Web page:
As I watched A.J. Griffin pitch a complete game shutout against the Cincinnati Reds on Wednesday in just 2 hours, 20 minutes, I thought, this is like a blast from the past.
Others in the press box asked me, "Is this the way it was when the A's started here?" It was similar. I covered the first two weeks of the A's in Oakland in 1968, and among those games, were two complete game wins by Catfish Hunter, in 1:54 and 1:56.
This is not the only way the A's are reminiscent of their past. All the championship A's teams have had a foundation of outstanding pitching and power hitting.
The need for pitching is obvious, but playing home games in the Coliseum demands a special type of offensive play. The huge foul areas mean that a foul ball that would go into the stands elsewhere can be caught, so teams can seldom mount a big rally with a succession of singles and even doubles. So, the successful A's teams have always believed in working pitchers for walks and then hitting home runs. For Giants fans who don't have much experience with this, home runs are hits that go over the fence.
Once again, in Wednesday's game, the A's broke open a close game when Josh Donaldson hit a three-run homer on the first pitch he saw from Homer Bailey. A's hitters like Brandon Moss and Josh Reddick strike out a lot, but they also hit home runs, just as Reggie Jackson and Sal Bando did for the '70s A's teams.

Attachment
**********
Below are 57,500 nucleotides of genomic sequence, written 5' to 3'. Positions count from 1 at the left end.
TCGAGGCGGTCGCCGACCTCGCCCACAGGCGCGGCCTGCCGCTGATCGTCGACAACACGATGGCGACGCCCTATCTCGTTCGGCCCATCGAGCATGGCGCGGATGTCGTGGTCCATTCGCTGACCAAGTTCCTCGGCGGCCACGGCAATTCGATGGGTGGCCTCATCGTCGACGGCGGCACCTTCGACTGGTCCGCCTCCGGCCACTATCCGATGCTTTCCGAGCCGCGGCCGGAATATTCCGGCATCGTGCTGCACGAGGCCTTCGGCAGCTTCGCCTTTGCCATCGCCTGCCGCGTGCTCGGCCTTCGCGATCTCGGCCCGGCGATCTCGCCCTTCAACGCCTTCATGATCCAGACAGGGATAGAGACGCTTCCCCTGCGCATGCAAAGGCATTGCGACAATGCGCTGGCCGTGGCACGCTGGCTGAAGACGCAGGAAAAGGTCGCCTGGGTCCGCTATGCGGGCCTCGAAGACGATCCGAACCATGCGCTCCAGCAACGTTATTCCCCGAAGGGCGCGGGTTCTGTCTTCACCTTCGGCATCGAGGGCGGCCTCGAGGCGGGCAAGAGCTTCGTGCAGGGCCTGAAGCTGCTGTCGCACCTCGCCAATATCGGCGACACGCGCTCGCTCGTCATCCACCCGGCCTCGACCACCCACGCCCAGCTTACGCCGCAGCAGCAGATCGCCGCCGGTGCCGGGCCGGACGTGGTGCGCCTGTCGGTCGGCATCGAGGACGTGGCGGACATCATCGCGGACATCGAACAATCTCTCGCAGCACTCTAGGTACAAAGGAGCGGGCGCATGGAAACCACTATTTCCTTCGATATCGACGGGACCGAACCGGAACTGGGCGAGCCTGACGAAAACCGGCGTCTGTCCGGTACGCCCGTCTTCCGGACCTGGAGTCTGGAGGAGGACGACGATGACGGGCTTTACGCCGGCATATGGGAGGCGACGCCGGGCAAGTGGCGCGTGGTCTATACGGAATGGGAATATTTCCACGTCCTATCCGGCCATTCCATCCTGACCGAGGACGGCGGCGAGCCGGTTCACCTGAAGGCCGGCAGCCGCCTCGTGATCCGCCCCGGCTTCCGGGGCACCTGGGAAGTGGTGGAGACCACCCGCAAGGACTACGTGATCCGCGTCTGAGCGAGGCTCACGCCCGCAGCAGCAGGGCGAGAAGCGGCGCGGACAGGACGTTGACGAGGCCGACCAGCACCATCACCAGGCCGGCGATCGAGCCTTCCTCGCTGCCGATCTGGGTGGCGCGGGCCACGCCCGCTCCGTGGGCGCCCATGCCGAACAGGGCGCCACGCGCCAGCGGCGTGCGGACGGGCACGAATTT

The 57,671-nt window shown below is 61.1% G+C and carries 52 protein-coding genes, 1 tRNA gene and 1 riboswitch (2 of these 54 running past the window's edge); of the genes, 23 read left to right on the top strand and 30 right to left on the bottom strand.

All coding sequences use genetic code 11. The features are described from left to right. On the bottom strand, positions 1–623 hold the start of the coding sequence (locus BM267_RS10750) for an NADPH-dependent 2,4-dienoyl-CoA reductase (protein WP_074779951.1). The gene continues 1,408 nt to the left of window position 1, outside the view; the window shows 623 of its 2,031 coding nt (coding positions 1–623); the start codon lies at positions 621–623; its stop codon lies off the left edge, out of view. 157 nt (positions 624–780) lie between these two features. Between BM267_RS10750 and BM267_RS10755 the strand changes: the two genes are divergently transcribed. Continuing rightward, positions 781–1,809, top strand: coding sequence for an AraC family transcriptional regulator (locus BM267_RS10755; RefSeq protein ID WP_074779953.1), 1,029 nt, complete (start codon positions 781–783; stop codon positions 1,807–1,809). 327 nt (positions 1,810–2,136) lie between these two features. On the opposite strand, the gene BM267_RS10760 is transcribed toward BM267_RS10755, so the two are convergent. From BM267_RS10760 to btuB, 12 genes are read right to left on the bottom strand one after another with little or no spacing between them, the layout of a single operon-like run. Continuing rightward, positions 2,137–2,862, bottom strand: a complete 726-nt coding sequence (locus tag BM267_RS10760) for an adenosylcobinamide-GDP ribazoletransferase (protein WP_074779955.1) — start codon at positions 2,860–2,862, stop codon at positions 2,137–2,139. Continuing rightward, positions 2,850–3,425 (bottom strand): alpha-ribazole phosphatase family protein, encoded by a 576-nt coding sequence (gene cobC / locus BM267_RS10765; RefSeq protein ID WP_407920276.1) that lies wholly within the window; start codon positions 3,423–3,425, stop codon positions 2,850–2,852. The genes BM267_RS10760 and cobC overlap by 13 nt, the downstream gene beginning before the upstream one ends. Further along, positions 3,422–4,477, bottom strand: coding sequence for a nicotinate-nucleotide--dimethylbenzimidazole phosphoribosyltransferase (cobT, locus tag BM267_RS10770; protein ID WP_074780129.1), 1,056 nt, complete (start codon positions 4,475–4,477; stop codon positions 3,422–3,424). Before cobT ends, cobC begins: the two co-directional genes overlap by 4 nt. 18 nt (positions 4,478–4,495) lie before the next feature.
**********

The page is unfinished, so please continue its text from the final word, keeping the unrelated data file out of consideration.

Watching a game at the Coliseum is 180 degrees different from watching a game at AT&T Park.
The Giants have done a superb job with their park, creating something for everybody, with activities for children behind the seats in left field and food stations everywhere. Fans are often on the move around the park and, if they are in their seats, they are on their cellphones, texting or tweeting to friends in the park, even if they're just a couple of sections away.
At the Coliseum, there's relatively little movement for food because the options are much more limited. Nor are there many fans on their cellphones. They are watching the game, booing umpires' calls, concentrating on the action.
Their cheers are consistent: "Let's go Oakland." Lew Wolff would cringe, but he was probably in a box at Dodgers Stadium, watching the Giants lose again to the Los Angeles Dodgers.
The Giants are clearly going nowhere this season but the A's seem poised for another run at the postseason. Their pitching is sound and they have the power hitting to back it up. They've had some problems lately because with few off days and some exhausting extra-inning games (one for 18 innings, and one for 19), their bullpen was exhausted.
Manager Bob Melvin noted in his postgame media meeting that Griffin's game was huge because of that. "I didn't even have to have a guy warming up in the bullpen," he said. "They never had to take off their jackets. And now, we have an off day coming up."
So, the A's are poised for another postseason run, as they have been in every decade in Oakland. History repeats itself.